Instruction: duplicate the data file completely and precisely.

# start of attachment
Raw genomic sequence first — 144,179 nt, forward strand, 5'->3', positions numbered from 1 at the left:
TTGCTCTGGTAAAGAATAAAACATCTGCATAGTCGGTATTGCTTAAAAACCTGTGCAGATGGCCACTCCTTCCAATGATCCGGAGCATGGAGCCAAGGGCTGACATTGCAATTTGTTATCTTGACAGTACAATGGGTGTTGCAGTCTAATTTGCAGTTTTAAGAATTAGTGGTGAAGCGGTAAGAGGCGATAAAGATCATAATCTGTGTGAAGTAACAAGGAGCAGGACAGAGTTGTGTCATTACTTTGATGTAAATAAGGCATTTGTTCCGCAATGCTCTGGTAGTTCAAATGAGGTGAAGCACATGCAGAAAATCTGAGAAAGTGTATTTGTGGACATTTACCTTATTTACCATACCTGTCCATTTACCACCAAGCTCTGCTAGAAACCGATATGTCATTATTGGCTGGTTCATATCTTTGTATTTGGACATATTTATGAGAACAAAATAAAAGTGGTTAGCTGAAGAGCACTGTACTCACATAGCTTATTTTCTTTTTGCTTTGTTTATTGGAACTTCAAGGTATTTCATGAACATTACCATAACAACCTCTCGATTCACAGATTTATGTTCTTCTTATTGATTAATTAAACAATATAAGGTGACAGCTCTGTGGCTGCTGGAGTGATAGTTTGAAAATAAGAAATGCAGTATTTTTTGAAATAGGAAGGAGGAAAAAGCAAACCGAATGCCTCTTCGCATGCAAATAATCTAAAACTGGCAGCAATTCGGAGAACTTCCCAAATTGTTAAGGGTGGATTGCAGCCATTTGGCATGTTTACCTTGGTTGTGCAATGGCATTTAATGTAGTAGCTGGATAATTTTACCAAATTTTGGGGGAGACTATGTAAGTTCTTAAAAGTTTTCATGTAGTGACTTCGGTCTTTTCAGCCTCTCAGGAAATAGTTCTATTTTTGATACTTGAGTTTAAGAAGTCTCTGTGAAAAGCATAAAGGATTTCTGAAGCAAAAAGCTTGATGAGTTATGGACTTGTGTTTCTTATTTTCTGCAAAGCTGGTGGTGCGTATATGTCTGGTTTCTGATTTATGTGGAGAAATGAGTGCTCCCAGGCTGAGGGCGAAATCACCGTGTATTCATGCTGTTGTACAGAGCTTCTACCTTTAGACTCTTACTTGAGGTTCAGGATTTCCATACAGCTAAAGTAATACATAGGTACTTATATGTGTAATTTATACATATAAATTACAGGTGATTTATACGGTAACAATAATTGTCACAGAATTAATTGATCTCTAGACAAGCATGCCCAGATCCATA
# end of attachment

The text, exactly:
Raw genomic sequence first — 144,179 nt, forward strand, 5'->3', positions numbered from 1 at the left:
TTGCTCTGGTAAAGAATAAAACATCTGCATAGTCGGTATTGCTTAAAAACCTGTGCAGATGGCCACTCCTTCCAATGATCCGGAGCATGGAGCCAAGGGCTGACATTGCAATTTGTTATCTTGACAGTACAATGGGTGTTGCAGTCTAATTTGCAGTTTTAAGAATTAGTGGTGAAGCGGTAAGAGGCGATAAAGATCATAATCTGTGTGAAGTAACAAGGAGCAGGACAGAGTTGTGTCATTACTTTGATGTAAATAAGGCATTTGTTCCGCAATGCTCTGGTAGTTCAAATGAGGTGAAGCACATGCAGAAAATCTGAGAAAGTGTATTTGTGGACATTTACCTTATTTACCATACCTGTCCATTTACCACCAAGCTCTGCTAGAAACCGATATGTCATTATTGGCTGGTTCATATCTTTGTATTTGGACATATTTATGAGAACAAAATAAAAGTGGTTAGCTGAAGAGCACTGTACTCACATAGCTTATTTTCTTTTTGCTTTGTTTATTGGAACTTCAAGGTATTTCATGAACATTACCATAACAACCTCTCGATTCACAGATTTATGTTCTTCTTATTGATTAATTAAACAATATAAGGTGACAGCTCTGTGGCTGCTGGAGTGATAGTTTGAAAATAAGAAATGCAGTATTTTTTGAAATAGGAAGGAGGAAAAAGCAAACCGAATGCCTCTTCGCATGCAAATAATCTAAAACTGGCAGCAATTCGGAGAACTTCCCAAATTGTTAAGGGTGGATTGCAGCCATTTGGCATGTTTACCTTGGTTGTGCAATGGCATTTAATGTAGTAGCTGGATAATTTTACCAAATTTTGGGGGAGACTATGTAAGTTCTTAAAAGTTTTCATGTAGTGACTTCGGTCTTTTCAGCCTCTCAGGAAATAGTTCTATTTTTGATACTTGAGTTTAAGAAGTCTCTGTGAAAAGCATAAAGGATTTCTGAAGCAAAAAGCTTGATGAGTTATGGACTTGTGTTTCTTATTTTCTGCAAAGCTGGTGGTGCGTATATGTCTGGTTTCTGATTTATGTGGAGAAATGAGTGCTCCCAGGCTGAGGGCGAAATCACCGTGTATTCATGCTGTTGTACAGAGCTTCTACCTTTAGACTCTTACTTGAGGTTCAGGATTTCCATACAGCTAAAGTAATACATAGGTACTTATATGTGTAATTTATACATATAAATTACAGGTGATTTATACGGTAACAATAATTGTCACAGAATTAATTGATCTCTAGACAAGCATGCCCAGATCCATA